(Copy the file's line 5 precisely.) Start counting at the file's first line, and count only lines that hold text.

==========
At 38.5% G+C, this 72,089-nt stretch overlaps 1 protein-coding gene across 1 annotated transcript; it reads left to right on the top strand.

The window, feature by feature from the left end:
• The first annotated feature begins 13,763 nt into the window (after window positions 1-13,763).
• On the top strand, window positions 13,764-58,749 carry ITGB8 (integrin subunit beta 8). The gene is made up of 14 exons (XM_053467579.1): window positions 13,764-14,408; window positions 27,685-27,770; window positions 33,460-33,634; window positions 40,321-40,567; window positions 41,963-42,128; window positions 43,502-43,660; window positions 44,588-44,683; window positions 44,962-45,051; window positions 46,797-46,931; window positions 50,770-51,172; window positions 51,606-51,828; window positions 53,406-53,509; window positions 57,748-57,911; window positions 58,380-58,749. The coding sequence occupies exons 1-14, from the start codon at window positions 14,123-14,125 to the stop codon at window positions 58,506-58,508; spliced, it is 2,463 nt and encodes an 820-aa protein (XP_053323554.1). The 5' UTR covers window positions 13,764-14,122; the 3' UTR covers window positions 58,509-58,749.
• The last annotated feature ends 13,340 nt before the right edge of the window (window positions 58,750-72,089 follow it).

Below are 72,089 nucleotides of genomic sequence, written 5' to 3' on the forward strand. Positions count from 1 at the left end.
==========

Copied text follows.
• The last annotated feature ends 13,340 nt before the right edge of the window (window positions 58,750-72,089 follow it).